Over at OpenSource.com, Rich Bowen has a fine article about software documentation.

Have you noticed that the more frequently a particular open source community tells you to RTFM, the worse the FM is likely to be? I’ve been contemplating this for years, and have concluded that this is because patience and empathy are the basis of good documentation, much as they are the basis for being a decent person.

Empathy is the ability to understand needs of others so it’s a particularly good trait for someone who’s writing software instructions. This week Your JoeDog was installing a vendor’s code and he ran into a snag with one of the modules. It couldn’t connect to the database and its port listeners were walking on those of another module.

Your JoeDog took the time to detail theses issues so the vendor would have an easy time with his diagnosis. If you construct your prose with the recipient in mind, then you can convey a more meaningful message. That thoughtfulness did make it easy for the vendor to diagnose the problem. Your JoeDog sent him over 1000 words and he replied with a single sentence. That sentence solved his problem while it boiled his blood. And what did the vendor say that caused such a reaction?

“You don’t need to install that.”

“WTMF?” Your JoeDog thought. He omitted MFs from his reply and simply asked the vendor this: “Then why does your documentation tell me to install that?”

“That’s just generic documentation we send to all customers,” he said.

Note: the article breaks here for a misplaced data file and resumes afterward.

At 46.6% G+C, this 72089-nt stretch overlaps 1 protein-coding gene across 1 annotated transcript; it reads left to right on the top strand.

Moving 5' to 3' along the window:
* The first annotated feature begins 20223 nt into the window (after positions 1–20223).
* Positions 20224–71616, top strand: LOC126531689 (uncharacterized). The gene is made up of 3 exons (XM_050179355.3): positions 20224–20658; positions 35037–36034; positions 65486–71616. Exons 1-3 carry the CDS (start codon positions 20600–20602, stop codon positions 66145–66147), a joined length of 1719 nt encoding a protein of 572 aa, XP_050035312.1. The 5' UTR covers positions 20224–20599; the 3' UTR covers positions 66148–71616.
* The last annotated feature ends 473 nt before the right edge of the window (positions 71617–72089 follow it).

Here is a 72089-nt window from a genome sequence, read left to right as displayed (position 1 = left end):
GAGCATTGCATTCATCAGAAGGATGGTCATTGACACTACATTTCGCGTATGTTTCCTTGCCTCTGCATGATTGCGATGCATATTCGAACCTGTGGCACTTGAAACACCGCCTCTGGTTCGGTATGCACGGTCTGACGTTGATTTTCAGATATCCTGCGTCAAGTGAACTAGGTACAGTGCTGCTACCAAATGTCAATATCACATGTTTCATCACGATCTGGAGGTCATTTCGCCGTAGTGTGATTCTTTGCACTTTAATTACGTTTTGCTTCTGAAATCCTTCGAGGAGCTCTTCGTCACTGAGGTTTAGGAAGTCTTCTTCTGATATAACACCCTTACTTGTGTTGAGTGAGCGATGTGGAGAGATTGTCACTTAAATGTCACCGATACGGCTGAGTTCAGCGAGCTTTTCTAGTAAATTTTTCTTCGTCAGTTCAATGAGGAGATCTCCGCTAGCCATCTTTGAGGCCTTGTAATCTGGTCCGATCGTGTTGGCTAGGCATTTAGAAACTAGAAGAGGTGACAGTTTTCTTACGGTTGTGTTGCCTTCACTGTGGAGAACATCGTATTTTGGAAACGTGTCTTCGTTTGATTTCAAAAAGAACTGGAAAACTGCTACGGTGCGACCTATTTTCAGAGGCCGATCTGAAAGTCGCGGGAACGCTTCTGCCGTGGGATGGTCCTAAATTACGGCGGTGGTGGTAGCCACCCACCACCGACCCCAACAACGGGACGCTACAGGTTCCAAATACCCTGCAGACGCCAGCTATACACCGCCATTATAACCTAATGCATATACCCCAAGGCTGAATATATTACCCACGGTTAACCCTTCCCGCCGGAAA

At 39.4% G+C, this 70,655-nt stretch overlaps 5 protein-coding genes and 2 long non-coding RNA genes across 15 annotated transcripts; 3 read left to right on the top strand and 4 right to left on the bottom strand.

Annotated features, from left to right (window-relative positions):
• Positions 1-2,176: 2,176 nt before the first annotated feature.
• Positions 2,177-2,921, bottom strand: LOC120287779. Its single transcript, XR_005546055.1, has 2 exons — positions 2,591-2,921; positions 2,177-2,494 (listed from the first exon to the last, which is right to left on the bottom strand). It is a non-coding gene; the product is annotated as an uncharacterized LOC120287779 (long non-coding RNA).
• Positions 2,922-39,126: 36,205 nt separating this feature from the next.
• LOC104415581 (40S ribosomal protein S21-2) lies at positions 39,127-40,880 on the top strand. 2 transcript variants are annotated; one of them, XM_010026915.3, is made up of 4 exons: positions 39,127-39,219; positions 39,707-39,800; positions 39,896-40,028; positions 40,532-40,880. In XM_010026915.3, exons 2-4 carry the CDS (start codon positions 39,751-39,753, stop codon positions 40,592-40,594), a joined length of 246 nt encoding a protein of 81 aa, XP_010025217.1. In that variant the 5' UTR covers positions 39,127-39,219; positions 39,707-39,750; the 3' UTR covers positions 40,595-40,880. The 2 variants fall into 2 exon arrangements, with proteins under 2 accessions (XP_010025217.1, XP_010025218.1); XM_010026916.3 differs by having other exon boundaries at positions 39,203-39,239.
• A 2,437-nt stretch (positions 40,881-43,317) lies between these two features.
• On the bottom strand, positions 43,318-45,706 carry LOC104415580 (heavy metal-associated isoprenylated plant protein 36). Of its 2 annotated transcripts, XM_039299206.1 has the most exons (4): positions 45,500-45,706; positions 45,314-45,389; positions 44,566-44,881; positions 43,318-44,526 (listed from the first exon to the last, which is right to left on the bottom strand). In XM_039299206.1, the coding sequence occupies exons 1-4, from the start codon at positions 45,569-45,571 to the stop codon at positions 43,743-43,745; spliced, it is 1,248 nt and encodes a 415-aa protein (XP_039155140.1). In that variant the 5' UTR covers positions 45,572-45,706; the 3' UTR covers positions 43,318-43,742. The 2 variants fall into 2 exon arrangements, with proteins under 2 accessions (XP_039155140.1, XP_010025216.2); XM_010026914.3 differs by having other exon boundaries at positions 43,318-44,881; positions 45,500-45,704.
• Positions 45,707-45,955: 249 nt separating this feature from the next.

A more empathetic man would have pruned and tailored his documentation to meet the needs of the target audience. Does Your JoeDog consider this man empathetic? No. He thinks he’s kind of a dick.

Siege 3.1.0 Release Candidate 1

We received messages about core dumps that occur when siege is run with more than 700 threads. That’s a lot of threads, you guys! First things first — and this can’t be stressed enough — if you run siege with -c700, make sure your web server is configured with a pool of 700 threads. If you hit a pool of 256 threads with 700 users, all you’re gonna do is make a mess, mmmkay?

Now back to those core dumps. Here’s the thing: we’ve been unable to reproduce the problem but some diligent siegers have worked with us to get stack traces. As a result, we’ve added improved error handling and integrity checks in the problematic region. Your JoeDog would greatly appreciate if you could test version 3.1.0 release candidate 1. You can provide feedback here or by email, whichever you prefer.


Millions of Cookies, Cookies For Me

cookiemonsterA couple weeks ago, a reader notified Your JoeDog of a problem with siege’s cookie handling. When the server sets a cookie that’s already stored, siege won’t update its expiration time. A JoeDog Fellow told him, “That’s a paddlin’.” The last cookie in, is the next cookie out.

The investigation took Your JoeDog into cookie.c, a file he hasn’t touched in years. “This code is awful,” he said. “Who wrote this shit? … Hmm, some guy named Jeff Fulmer, et al. If I ever meet that guy, I’ll tell him a thing or two.”

As an ethnic German with a tendency to over engineer — well, um — everything,  Your JoeDog decided to completely overhaul cookie handling. Why change two lines when you can rewrite everything, amirite? The file cookie.c now contains a COOKIE object with getters and setters, cookies.c is a cookie list object which houses all cookies in memory. Cookies will persist in $HOME/.cookies but the details are still being considered.